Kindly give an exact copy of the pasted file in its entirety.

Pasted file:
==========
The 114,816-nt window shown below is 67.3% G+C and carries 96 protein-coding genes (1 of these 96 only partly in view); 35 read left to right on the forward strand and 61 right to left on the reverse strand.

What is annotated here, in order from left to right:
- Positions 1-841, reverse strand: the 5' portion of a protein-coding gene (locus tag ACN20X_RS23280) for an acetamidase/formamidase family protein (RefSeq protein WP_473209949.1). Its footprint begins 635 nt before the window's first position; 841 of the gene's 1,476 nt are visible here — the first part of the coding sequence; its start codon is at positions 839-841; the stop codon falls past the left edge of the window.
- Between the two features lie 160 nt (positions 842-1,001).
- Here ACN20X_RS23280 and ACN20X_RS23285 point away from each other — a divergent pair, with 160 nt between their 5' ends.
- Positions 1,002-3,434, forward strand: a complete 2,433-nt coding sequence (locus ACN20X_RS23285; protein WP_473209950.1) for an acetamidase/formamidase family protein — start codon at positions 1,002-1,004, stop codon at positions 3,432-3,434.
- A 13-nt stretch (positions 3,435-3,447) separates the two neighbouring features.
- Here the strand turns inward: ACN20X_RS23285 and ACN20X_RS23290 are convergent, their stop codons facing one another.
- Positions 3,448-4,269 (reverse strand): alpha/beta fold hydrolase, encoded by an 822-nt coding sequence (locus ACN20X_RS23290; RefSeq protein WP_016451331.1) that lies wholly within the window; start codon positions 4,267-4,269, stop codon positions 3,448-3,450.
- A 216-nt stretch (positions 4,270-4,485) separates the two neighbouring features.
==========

The 114,816-nt window shown below is 67.3% G+C and carries 96 protein-coding genes (1 of these 96 only partly in view); 35 read left to right on the forward strand and 61 right to left on the reverse strand.

What is annotated here, in order from left to right:
- Positions 1-841, reverse strand: the 5' portion of a protein-coding gene (locus tag ACN20X_RS23280) for an acetamidase/formamidase family protein (RefSeq protein WP_473209949.1). Its footprint begins 635 nt before the window's first position; 841 of the gene's 1,476 nt are visible here — the first part of the coding sequence; its start codon is at positions 839-841; the stop codon falls past the left edge of the window.
- Between the two features lie 160 nt (positions 842-1,001).
- Here ACN20X_RS23280 and ACN20X_RS23285 point away from each other — a divergent pair, with 160 nt between their 5' ends.
- Positions 1,002-3,434, forward strand: a complete 2,433-nt coding sequence (locus ACN20X_RS23285; protein WP_473209950.1) for an acetamidase/formamidase family protein — start codon at positions 1,002-1,004, stop codon at positions 3,432-3,434.
- A 13-nt stretch (positions 3,435-3,447) separates the two neighbouring features.
- Here the strand turns inward: ACN20X_RS23285 and ACN20X_RS23290 are convergent, their stop codons facing one another.
- Positions 3,448-4,269 (reverse strand): alpha/beta fold hydrolase, encoded by an 822-nt coding sequence (locus ACN20X_RS23290; RefSeq protein WP_016451331.1) that lies wholly within the window; start codon positions 4,267-4,269, stop codon positions 3,448-3,450.
- A 216-nt stretch (positions 4,270-4,485) separates the two neighbouring features.